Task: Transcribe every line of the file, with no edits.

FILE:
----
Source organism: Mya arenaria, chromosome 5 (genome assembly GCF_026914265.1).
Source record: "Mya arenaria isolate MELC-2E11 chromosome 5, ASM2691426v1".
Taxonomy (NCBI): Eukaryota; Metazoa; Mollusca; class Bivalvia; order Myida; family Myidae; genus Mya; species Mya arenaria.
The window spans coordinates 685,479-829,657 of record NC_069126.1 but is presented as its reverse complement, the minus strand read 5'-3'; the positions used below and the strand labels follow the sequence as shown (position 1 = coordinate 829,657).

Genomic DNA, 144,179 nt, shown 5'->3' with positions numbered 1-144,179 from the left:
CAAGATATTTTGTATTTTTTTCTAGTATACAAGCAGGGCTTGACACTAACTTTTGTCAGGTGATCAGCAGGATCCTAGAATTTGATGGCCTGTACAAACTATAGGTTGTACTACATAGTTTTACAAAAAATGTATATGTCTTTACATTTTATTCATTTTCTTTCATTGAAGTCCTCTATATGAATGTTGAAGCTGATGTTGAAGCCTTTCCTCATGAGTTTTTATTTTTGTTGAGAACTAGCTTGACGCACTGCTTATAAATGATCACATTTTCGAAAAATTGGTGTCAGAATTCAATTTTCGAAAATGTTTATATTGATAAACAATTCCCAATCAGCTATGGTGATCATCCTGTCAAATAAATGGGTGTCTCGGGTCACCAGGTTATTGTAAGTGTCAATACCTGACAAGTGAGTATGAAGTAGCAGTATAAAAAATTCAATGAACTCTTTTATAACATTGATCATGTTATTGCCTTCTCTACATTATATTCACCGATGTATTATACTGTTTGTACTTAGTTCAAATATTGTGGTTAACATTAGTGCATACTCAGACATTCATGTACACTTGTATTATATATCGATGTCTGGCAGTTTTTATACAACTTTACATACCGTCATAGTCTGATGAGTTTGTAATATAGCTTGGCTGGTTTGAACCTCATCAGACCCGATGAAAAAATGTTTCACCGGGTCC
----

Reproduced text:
Source organism: Mya arenaria, chromosome 5 (genome assembly GCF_026914265.1).
Source record: "Mya arenaria isolate MELC-2E11 chromosome 5, ASM2691426v1".
Taxonomy (NCBI): Eukaryota; Metazoa; Mollusca; class Bivalvia; order Myida; family Myidae; genus Mya; species Mya arenaria.
The window spans coordinates 685,479-829,657 of record NC_069126.1 but is presented as its reverse complement, the minus strand read 5'-3'; the positions used below and the strand labels follow the sequence as shown (position 1 = coordinate 829,657).

Genomic DNA, 144,179 nt, shown 5'->3' with positions numbered 1-144,179 from the left:
CAAGATATTTTGTATTTTTTTCTAGTATACAAGCAGGGCTTGACACTAACTTTTGTCAGGTGATCAGCAGGATCCTAGAATTTGATGGCCTGTACAAACTATAGGTTGTACTACATAGTTTTACAAAAAATGTATATGTCTTTACATTTTATTCATTTTCTTTCATTGAAGTCCTCTATATGAATGTTGAAGCTGATGTTGAAGCCTTTCCTCATGAGTTTTTATTTTTGTTGAGAACTAGCTTGACGCACTGCTTATAAATGATCACATTTTCGAAAAATTGGTGTCAGAATTCAATTTTCGAAAATGTTTATATTGATAAACAATTCCCAATCAGCTATGGTGATCATCCTGTCAAATAAATGGGTGTCTCGGGTCACCAGGTTATTGTAAGTGTCAATACCTGACAAGTGAGTATGAAGTAGCAGTATAAAAAATTCAATGAACTCTTTTATAACATTGATCATGTTATTGCCTTCTCTACATTATATTCACCGATGTATTATACTGTTTGTACTTAGTTCAAATATTGTGGTTAACATTAGTGCATACTCAGACATTCATGTACACTTGTATTATATATCGATGTCTGGCAGTTTTTATACAACTTTACATACCGTCATAGTCTGATGAGTTTGTAATATAGCTTGGCTGGTTTGAACCTCATCAGACCCGATGAAAAAATGTTTCACCGGGTCC